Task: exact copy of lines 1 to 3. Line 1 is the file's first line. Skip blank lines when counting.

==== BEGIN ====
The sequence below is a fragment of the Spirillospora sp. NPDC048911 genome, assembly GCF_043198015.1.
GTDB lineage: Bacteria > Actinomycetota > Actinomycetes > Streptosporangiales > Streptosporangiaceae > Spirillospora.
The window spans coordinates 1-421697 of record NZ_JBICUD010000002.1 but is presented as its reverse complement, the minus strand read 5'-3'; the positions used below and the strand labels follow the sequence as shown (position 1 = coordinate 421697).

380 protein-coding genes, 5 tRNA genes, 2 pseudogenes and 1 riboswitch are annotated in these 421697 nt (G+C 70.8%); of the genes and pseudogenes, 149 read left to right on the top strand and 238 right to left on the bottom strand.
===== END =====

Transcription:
The sequence below is a fragment of the Spirillospora sp. NPDC048911 genome, assembly GCF_043198015.1.
GTDB lineage: Bacteria > Actinomycetota > Actinomycetes > Streptosporangiales > Streptosporangiaceae > Spirillospora.
The window spans coordinates 1-421697 of record NZ_JBICUD010000002.1 but is presented as its reverse complement, the minus strand read 5'-3'; the positions used below and the strand labels follow the sequence as shown (position 1 = coordinate 421697).